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Why Should Engineers and Scientists Be Worried About Color?

At the core of good science and engineering is the careful and respectful treatment of data. We calibrate our instruments, scrutinize the algorithms we use to process the data, and study the behavior of the models we use to interpret the data or simulate the phenomena we may be observing. Surprisingly, this careful treatment of data often breaks down when we visualize our data.
posted by cthuljew on Nov 14, 2013 - 58 comments

"it seems unnatural to look at a color and think of it in terms ... RGB"

Color Spaces:
It has been known for some time that colors can be described by three numbers. If I show you light of a certain color and ask you to match it by combining lights of three other colors and varying their intensities, you'll typically be able to find a combination that looks indistinguishable. But the wavelengths you combine might be very different from the wavelengths I showed you. Light of the wavelength corresponding to yellow and light of the right combination of red and green wavelengths will look the same, even though they are physically quite different.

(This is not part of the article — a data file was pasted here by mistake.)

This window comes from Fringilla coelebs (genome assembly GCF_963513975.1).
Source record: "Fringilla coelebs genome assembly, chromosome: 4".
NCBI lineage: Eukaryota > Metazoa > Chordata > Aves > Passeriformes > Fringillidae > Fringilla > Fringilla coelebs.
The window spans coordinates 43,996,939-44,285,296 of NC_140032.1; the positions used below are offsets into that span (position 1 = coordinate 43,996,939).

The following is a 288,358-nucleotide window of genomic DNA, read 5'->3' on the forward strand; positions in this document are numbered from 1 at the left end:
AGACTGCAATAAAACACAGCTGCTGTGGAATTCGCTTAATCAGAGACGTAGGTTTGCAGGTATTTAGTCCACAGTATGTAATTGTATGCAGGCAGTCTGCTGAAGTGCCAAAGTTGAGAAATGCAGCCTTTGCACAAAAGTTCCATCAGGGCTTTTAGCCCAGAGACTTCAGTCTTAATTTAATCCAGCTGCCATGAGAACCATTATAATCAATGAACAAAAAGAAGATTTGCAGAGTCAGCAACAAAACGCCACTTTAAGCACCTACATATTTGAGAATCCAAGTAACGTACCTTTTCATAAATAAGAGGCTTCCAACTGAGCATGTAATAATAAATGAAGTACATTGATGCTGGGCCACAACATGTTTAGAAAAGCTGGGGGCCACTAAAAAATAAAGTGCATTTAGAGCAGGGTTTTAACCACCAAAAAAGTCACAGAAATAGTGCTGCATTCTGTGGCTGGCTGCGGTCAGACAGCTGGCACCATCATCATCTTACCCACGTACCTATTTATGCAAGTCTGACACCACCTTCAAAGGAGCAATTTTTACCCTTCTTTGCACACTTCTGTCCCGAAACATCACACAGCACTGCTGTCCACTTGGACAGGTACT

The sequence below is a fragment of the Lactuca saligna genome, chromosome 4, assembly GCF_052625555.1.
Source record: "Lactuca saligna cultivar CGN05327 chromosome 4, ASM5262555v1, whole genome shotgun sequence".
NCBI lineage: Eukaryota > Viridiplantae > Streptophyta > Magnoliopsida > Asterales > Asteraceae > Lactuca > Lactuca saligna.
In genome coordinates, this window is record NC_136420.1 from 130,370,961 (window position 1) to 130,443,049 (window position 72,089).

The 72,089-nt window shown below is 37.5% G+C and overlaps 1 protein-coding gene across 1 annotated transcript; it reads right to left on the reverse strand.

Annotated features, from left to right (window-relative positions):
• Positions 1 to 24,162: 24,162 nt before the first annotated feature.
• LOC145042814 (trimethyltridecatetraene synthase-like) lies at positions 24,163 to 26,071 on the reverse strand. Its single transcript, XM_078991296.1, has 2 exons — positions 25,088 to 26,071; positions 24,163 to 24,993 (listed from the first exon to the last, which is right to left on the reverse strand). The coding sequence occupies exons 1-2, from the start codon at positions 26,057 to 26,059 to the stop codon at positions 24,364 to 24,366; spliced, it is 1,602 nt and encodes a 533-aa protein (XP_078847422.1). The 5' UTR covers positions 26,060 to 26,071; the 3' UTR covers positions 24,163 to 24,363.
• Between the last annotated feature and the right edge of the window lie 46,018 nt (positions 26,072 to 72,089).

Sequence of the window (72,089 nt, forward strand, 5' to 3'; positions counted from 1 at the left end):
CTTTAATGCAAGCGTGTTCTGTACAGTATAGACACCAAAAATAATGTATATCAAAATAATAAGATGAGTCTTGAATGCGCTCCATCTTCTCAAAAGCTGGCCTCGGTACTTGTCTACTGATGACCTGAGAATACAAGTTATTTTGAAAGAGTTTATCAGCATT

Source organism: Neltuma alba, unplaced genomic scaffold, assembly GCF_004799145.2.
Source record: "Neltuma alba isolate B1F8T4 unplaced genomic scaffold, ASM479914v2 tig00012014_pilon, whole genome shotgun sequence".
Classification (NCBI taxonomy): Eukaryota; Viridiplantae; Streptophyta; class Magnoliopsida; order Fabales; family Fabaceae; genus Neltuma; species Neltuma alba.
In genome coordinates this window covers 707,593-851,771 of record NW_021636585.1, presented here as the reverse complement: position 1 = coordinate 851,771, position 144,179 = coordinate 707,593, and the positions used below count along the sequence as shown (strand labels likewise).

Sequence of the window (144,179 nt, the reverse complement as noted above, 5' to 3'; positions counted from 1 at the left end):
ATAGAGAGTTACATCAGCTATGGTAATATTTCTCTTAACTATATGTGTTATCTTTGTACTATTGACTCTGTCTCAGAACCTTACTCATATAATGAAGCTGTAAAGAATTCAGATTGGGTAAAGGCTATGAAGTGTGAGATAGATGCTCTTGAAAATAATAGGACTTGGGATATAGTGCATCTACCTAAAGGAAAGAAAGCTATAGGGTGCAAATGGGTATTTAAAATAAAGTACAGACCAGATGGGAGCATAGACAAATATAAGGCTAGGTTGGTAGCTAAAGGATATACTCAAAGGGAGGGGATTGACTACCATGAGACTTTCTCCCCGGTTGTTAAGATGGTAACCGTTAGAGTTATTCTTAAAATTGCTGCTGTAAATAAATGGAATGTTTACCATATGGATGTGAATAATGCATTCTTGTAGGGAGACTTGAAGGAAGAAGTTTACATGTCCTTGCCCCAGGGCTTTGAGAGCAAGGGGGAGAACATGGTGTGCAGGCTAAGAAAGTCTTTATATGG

[more inside]
posted by the man of twists and turns on Mar 31, 2013 - 26 comments

Concentration on hue and saturation

It's just another clever colour matching game. It seems to be getting trickier and trickier, but don't let that confuse you - it's all about matching the colours perfectly.
posted by hat_eater on Jan 24, 2012 - 59 comments

Where the night's so bright, I gotta wear shades.

The Midnight Sun is a natural phenomenon that occurs in the summer months near the Arctic and Antarctic Circles, where the sun remains visible at the local midnight. This short, time lapse film was shot in June 2011 over 17 days and incorporates 38,000 images. The photographer/videographer traveled over 2,900 miles throughout Iceland. Midnight Sun (SL-vimeo, via) [more inside]
posted by zarq on Oct 18, 2011 - 24 comments

Octarine?

The average human eye has three types of cone cells, each of which is sensitive to a different wavelength range of visible light. The difference in the relative signal from the three cones allows us to distinguish colors. Unfortunately, since these sensitivity ranges overlap, there are some combinations of signals from the cones that can't be created by light emitted from a real object. These are the so-called "imaginary colors". However, by selectively overstimulating one or more types of cone, we can still perceive these colors; this is the principle behind the Eclipse of Titan, an optical illusion which produces both a green and a cyan that don't otherwise appear in nature. (Similar effects can be seen in the Eclipses of Mars, Neptune, and Triton.) [more inside]
posted by Upton O'Good on May 10, 2010 - 64 comments

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